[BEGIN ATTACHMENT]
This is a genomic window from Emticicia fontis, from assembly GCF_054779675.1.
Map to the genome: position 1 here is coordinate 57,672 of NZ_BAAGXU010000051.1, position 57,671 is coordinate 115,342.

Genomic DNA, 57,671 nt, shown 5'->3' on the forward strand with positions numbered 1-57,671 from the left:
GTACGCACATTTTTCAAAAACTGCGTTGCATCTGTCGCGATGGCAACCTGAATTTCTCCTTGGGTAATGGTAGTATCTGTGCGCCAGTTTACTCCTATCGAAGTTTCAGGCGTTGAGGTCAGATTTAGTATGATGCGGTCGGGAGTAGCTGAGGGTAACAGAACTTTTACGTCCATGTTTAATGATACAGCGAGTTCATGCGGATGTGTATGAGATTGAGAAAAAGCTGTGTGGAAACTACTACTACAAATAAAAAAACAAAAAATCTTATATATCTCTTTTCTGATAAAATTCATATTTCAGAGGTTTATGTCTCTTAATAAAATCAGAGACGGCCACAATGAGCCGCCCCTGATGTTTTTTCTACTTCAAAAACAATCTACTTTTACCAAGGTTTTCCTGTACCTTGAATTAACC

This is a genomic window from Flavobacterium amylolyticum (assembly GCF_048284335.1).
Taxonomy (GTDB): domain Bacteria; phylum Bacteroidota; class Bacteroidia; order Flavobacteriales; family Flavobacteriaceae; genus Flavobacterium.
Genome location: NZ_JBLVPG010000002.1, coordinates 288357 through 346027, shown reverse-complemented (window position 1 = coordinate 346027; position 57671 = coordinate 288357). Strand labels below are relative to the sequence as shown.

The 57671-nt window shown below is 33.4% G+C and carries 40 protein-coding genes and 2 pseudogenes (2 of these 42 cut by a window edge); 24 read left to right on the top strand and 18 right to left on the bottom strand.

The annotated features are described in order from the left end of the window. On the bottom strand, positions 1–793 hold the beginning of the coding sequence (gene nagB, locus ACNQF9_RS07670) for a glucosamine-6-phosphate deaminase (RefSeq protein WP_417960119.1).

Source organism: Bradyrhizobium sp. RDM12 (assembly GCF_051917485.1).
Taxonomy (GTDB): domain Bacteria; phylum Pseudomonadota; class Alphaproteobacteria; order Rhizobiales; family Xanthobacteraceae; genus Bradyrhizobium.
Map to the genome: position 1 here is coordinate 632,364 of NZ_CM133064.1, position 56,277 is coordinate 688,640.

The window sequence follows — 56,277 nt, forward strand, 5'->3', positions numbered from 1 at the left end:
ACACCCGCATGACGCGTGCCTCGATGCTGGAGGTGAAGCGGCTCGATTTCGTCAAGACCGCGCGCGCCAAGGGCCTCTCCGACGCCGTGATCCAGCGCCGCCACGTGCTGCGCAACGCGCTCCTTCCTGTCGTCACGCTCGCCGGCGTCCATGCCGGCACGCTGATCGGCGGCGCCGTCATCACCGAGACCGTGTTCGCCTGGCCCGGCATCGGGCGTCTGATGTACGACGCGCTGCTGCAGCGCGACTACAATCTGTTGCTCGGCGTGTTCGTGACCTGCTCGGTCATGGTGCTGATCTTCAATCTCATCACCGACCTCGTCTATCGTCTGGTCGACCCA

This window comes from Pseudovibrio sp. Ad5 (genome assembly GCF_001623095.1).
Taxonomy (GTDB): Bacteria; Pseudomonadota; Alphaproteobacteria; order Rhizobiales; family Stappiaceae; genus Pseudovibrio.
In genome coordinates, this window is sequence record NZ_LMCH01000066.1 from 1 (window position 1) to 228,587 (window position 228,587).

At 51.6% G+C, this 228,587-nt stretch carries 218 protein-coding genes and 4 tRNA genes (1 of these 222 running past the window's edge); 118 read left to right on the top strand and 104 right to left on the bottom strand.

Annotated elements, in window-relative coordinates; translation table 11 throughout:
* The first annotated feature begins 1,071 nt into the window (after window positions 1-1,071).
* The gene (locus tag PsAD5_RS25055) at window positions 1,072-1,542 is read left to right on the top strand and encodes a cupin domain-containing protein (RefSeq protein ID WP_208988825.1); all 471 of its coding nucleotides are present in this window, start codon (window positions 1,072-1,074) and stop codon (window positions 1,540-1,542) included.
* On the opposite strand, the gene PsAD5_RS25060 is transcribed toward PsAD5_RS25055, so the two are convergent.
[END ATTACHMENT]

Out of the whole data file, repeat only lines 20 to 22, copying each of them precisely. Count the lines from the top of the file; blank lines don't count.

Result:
* The first annotated feature begins 1,071 nt into the window (after window positions 1-1,071).
* The gene (locus tag PsAD5_RS25055) at window positions 1,072-1,542 is read left to right on the top strand and encodes a cupin domain-containing protein (RefSeq protein ID WP_208988825.1); all 471 of its coding nucleotides are present in this window, start codon (window positions 1,072-1,074) and stop codon (window positions 1,540-1,542) included.
* On the opposite strand, the gene PsAD5_RS25060 is transcribed toward PsAD5_RS25055, so the two are convergent.